7. I'd like to join this GB with this kit. I intend to build a WWII SAAF Ventura with it. I have only done about 45 mins of research so far, but I think that I should be able build a SAAF Ventura from this kit, with relatively minor modifications. I do believe it was used for maritime patrol, so should fit nicely into the criteria of this GB. I'll post the mandatory sprue shots as well as some reference photos later. Cheers Jimmy
  8. I didn't realise until late last night that the build threads were getting going. So if I may just 'lay down a marker' for these bad boys... They have been sat in the cupboard stash for a few months - waiting for this GB to 'kick off'. I'll get some sprue shots before the weekend, but the vague idea is to do them as a 'matching' set. They will be strictly OOB and a 'just for fun' project - as my mojo has been a little lacking of late. Hopefully the 'team spirit' of a GB will give me the KUTA I need at the moment. See you at the weekend and good luck everyone, Steve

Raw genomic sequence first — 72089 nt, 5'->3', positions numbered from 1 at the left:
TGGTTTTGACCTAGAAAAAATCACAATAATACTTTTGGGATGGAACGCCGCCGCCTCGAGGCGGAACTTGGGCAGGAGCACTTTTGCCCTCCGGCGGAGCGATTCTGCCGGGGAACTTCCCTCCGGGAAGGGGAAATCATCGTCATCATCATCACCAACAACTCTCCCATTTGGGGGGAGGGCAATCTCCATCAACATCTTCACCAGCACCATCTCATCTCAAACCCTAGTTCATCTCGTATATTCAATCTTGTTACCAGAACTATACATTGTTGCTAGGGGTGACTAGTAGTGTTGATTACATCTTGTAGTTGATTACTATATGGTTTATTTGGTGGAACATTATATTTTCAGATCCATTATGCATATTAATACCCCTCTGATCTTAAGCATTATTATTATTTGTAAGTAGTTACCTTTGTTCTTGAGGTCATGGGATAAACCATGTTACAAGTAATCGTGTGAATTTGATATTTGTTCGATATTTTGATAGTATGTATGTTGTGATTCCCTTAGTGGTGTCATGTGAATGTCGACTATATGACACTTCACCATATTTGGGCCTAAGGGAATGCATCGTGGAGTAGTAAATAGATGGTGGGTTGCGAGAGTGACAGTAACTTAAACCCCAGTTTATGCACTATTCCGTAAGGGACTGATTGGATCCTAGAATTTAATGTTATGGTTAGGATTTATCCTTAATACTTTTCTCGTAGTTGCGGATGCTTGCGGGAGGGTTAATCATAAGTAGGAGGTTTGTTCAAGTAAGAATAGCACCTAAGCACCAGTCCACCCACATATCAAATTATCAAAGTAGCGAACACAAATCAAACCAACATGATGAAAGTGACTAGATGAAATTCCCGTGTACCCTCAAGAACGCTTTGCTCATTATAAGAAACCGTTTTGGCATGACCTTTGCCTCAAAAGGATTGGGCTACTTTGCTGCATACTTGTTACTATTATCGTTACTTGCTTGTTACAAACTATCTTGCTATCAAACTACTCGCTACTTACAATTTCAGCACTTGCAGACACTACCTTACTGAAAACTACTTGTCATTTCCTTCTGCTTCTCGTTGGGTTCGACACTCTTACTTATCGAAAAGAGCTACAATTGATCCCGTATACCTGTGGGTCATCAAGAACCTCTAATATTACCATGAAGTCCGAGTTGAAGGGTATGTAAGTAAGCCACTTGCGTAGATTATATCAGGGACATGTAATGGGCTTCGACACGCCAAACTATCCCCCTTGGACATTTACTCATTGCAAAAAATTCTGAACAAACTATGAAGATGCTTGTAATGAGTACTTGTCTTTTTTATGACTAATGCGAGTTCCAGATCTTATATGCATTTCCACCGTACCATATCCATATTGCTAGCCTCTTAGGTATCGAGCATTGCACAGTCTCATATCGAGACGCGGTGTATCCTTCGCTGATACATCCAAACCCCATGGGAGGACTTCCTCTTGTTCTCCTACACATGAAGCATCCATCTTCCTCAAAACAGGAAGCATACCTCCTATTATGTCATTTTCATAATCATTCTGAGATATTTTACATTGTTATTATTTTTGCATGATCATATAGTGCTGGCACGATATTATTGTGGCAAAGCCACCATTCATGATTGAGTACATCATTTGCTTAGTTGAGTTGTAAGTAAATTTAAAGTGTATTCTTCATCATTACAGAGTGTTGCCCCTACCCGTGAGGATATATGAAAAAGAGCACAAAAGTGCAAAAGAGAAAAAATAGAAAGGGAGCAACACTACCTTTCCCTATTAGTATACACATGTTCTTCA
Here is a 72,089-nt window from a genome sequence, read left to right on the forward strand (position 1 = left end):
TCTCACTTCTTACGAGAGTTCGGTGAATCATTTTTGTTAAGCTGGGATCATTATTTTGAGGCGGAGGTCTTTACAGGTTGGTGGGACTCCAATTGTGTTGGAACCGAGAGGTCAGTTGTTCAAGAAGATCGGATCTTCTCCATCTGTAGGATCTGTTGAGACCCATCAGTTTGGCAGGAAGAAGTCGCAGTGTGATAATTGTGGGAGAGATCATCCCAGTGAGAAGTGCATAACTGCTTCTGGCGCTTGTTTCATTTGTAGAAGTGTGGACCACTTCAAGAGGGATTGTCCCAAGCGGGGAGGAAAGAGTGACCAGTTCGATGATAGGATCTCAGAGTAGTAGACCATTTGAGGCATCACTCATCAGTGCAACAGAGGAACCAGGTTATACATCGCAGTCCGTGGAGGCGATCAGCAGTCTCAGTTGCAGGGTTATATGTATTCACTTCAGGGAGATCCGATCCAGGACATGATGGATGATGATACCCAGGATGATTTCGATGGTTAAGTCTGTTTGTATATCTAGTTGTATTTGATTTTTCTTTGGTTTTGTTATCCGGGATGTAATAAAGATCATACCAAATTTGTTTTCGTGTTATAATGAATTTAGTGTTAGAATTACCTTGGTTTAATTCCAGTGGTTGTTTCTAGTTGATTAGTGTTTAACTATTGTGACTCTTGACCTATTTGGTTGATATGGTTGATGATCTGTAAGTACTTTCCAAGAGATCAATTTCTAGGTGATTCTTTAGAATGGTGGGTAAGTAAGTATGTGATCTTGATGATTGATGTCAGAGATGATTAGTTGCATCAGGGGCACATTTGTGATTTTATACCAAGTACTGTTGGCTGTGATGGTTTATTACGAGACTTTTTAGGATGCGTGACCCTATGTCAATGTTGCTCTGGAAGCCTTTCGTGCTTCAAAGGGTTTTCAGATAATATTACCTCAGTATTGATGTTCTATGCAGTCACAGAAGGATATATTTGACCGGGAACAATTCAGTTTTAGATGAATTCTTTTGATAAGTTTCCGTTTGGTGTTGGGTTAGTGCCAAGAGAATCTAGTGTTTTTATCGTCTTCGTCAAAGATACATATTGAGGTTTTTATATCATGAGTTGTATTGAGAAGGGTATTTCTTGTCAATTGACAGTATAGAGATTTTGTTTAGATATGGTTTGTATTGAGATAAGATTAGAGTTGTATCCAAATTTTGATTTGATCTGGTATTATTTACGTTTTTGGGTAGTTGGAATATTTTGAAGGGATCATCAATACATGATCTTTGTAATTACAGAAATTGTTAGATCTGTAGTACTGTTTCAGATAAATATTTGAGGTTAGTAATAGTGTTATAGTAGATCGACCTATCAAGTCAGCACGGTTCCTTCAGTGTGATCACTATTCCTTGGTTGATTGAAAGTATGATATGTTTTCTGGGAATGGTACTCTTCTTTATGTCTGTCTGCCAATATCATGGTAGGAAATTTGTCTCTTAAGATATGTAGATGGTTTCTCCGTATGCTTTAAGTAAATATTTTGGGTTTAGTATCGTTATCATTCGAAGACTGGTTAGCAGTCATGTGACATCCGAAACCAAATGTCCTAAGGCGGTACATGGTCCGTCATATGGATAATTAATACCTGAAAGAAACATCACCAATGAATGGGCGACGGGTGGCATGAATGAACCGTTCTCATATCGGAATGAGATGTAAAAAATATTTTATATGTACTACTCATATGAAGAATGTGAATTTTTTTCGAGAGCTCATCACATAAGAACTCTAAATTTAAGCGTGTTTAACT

9. As I wait for hopefully what will be my next big bird, I figured give a crack at a scale that I'm not anywhere near used to doing. I got this as a going-away present from my shop at Mildenhall (rather than the bog-standard cricket bat everyone gets) and now that I feel a little bit more able, I'm going to attempt to tackle this beastie. I'm also going to take a page from @clive_t for the bare metal, but instead of using plumber's tape, I'm thinking what would be better than something used on actual aircraft? And so, on the suggestion of a coworker, I'll be coating her in what we call in the maintenance world "speed tape!"